Getting a good night’s rest is a vital part of maintaining good health. Sleep helps your body and mind recharge and function properly. Older adults need about 7 to 9 hours of sleep each night, according to the National Institute on Aging. However, many seniors have a condition that disrupts their sleep and robs them of having a restful night.
Sleep apnea is common condition that causes breathing to stop or become very shallow. It can occur when the upper airway becomes blocked during sleep, reducing or completely stopping the flow of air. Breathing pauses that the blockage causes can last from a few seconds to minutes. They may occur up to 30 or more times an hour. These breathing pauses can be dangerous if they cause the oxygen level in the body to drop or disturb sleep. They can lead to snoring, gasping or loud snorting during sleep as the brain attempts to get the body to resume breathing. People with sleep apnea may not even know they have it. However, they may be experiencing symptoms of the condition such as sleepiness and irritability in the daytime. Worse, people with undiagnosed and untreated sleep apnea may be at risk for more serious health problems such as high blood pressure, stroke or memory loss.
Dangerous for older people
Sleep apnea may be caused by many issues such a person’s physical structure, large tonsils, family history, heart or kidney failure or obesity. Smoking and alcohol consumption can also lead to airway and breathing problems that can cause sleep apnea. Although sleep apnea can occur at any age, the risk for developing the condition increases with age. Normal age-related changes to how the brain controls breathing as well as fatty tissue build-up in the neck and tongue could be possible causes for older adults developing sleep apnea. If left untreated, in older people, sleep apnea can lead to cognitive function decline and may even increase their risk of death. A study published in the April 1, 2011 issue of the journal SLEEP stated that sleep apnea can affect up to 20 percent of older adults. Researchers found that the risk of death for older adults with sleep apnea and who struggle with excessive daytime sleepiness was more than two times higher than that for older adults who had neither problem.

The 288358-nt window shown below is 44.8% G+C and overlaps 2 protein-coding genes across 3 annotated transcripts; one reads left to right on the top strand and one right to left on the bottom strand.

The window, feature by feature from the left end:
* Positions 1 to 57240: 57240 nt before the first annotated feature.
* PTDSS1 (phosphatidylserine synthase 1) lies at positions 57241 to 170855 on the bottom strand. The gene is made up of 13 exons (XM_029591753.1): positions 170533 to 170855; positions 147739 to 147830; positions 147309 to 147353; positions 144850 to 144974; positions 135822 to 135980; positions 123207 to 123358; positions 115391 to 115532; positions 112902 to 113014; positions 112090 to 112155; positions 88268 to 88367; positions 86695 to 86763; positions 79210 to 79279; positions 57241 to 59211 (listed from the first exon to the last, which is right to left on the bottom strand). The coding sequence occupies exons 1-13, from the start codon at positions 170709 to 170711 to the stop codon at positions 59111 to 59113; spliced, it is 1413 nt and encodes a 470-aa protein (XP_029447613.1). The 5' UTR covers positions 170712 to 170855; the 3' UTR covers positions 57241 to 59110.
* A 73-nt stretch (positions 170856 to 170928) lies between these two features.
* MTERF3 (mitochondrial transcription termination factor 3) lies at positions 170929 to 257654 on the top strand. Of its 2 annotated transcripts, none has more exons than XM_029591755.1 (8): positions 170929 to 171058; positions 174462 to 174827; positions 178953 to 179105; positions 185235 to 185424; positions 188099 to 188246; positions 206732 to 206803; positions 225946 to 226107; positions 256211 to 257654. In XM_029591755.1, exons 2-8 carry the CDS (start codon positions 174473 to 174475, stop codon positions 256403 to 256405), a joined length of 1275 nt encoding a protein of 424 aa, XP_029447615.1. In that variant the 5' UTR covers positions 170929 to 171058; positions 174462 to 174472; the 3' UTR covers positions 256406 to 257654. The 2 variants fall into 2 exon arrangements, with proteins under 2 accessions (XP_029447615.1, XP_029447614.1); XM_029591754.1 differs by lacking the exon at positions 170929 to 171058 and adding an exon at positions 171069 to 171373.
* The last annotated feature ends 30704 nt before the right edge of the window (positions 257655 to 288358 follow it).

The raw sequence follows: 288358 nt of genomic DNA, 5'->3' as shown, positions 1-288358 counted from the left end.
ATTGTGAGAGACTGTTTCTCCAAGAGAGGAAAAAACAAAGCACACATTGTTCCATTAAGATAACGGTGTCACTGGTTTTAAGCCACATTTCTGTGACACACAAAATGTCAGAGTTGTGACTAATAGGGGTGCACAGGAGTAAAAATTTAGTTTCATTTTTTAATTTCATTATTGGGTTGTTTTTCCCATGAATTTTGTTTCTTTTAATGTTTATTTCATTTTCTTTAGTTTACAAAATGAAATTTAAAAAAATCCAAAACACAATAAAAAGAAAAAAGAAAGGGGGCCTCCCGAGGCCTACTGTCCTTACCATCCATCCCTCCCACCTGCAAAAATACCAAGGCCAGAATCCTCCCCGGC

Although there is no cure for sleep apnea, there are a variety of treatments that can help manage the condition and aid in restoring the ability to get a good night’s rest. The most conservative treatment involves lifestyle changes such weight loss, quitting smoking and avoiding alcohol. Some people are helped by special pillows or devices that prevent them from sleeping on their backs or oral appliances to keep their airway open while they sleep. If conservative treatment proves ineffective, use of continuous positive airway pressure (CPAP) may be recommended. CPAP involves a face mask attached to a tube and a machine that blows pressurized air into the mask and through the airway to keep it open. Surgery to remove tissue and widen the airway may also be a recommended treatment. Some people may need a combination of treatments to manage the condition. Sleep apnea can take a toll on older adults’ quality of life and independence. It’s important that the condition is recognized and diagnosed as soon as possible. If you are experiencing sleep problems or symptoms such as fatigue and irritability, consult your healthcare provider for appointment.